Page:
Now, the operation of the delivery device will be explained. At first, the piezo-pump 21 and solenoid valves 20A and 20B will be described. While the input-side solenoid valve 20A and is opened and the output-side solenoid valve 20B is closed, when the piezo-pump 21 is driven by applying to it a positive voltage, a given constant amount of liquids can be introduced into the pump 21. Then the piezo-pump 21 is energized with a negative voltage, while the input-side solenoid valve 20A is closed and the output-side solenoid valve 20B is opened, the liquid aspirated in the pump 21 is discharged to the output-side. In this manner a given amount of the liquid can be flowed from the input-side to the output-side. When the order of opening and closing the solenoid valves 20A and 20B are reversed, the fluid may be flowed in a reverse direction. That is to say, by using the above mentioned delivery mechanism it is possible to deliver the fluid in two different modes, i.e. in a first mode the liquid is aspirated from the input-side and is discharged to the output-side, and in a second mode the liquid is aspirated from the output-side and is discharged to the input-side. In the first mode of operation the liquid flows through the whole liquid path of the pump system and thus, when delivering a plurality of different kinds of liquids, the whole liquid path has to be washed. Further the liquid path should be filled with the given amount of liquid and an additional amount of liquid, and the additional amount of liquid is wasted. On the contrary, in the second mode a given desired amount of liquid is aspirated into the pump system, and then the aspirated liquid can be discharged. Therefore, the additional liquid would not be wasted and the liquid path is made in contact with the liquid to the minimum extent. Under the above circumstance, in the present embodiment the second mode of the operation is adopted. The output-side of pump system is coupled with water or diluent. Prior to the delivery the whole liquid path is filled with water by repeating the following operation; while the output-side valve 20B is opened and the input-side valve 20A is closed, the piezo-pump 21 is operated to aspirate therein a given amount of water, and then after the output-side valve 20B is closed and the input-side valve 20A is opened, the pump 21 is operated again. In this manner water can be introduced into the pump system up to a chip of the probe 12. If there is an air layer in the liquid, the delivery amount of liquid might be inaccurate due to expansion and compression of air. Further the whole liquid path including the probe 12 can be washed by discharging water from the probe 12.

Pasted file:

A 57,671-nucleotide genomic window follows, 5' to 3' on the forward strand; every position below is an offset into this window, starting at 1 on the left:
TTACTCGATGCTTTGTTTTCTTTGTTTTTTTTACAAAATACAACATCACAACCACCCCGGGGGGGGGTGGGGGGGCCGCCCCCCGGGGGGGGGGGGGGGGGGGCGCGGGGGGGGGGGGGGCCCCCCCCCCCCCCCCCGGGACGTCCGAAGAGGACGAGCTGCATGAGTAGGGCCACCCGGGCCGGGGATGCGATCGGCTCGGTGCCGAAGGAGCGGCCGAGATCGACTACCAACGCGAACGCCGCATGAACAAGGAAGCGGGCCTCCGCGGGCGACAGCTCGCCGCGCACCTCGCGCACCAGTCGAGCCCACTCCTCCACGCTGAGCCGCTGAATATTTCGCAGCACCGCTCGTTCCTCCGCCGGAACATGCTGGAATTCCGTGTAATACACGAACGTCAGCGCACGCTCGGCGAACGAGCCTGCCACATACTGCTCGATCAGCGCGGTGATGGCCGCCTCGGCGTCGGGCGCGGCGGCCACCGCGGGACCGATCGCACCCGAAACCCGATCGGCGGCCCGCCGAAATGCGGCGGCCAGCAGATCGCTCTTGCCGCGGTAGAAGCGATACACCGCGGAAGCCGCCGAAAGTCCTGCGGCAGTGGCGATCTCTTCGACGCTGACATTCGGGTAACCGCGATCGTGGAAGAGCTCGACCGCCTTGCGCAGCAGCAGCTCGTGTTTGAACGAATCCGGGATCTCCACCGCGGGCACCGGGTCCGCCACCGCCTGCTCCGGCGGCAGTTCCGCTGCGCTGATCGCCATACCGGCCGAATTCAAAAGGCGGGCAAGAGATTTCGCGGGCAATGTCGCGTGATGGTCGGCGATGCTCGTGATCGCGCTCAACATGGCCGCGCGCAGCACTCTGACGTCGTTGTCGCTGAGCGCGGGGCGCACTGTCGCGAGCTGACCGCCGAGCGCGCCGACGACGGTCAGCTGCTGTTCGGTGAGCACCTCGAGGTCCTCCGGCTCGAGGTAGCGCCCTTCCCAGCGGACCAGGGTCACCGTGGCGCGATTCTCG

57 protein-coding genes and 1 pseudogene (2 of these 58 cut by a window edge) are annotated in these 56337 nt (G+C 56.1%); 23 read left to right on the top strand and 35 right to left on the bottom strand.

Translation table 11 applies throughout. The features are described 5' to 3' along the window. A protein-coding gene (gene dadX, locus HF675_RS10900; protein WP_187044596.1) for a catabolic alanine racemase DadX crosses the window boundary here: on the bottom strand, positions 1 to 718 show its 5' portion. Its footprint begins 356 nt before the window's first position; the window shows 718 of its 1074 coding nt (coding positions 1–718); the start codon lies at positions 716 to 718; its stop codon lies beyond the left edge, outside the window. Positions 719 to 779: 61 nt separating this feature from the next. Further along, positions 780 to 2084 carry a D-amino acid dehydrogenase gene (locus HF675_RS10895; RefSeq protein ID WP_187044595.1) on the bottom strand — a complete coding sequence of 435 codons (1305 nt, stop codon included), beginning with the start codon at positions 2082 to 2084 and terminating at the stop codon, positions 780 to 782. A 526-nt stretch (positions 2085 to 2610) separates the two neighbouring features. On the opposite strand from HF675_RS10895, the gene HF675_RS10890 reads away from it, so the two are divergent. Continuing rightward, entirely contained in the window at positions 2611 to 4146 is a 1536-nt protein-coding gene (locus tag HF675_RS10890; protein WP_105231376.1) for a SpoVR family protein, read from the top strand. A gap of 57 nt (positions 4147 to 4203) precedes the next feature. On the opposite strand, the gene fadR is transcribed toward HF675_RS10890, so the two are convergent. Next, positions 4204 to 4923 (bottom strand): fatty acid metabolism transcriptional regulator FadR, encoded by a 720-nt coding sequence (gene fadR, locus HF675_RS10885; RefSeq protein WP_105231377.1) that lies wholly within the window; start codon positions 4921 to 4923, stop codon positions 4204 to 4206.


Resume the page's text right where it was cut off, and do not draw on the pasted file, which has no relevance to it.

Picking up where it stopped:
Now the operation of whole apparatus will be explained. In an initial condition the slide box 11 is situated at the washing position H above the wash-water container 13 and the probe 12 is in its upper position. The sample turntable 1 is rotated, and a sample cup which contains a sample liquid to be delivered is indexed at the sample delivery position E. During this step the motor 10 is driven in the given direction to move the slide box 11 into the sample aspiration position E above the sample container. The motor 10 may be controlled in the following manner. When the motor 10 is a pulse motor, the number of pulses corresponding to the indexed positions of the slide box 11 have been previously stored in a control circuitry. At a given desired position, for instance, the initial position H, is determined as a reference position and a position detector such as a micro-switch is arranged at the reference position so as to detect that the slide box 11 is in the reference position. Then, the position control of the slide box 11 can be performed by calculating the number of pulses supplied to the pulse motor.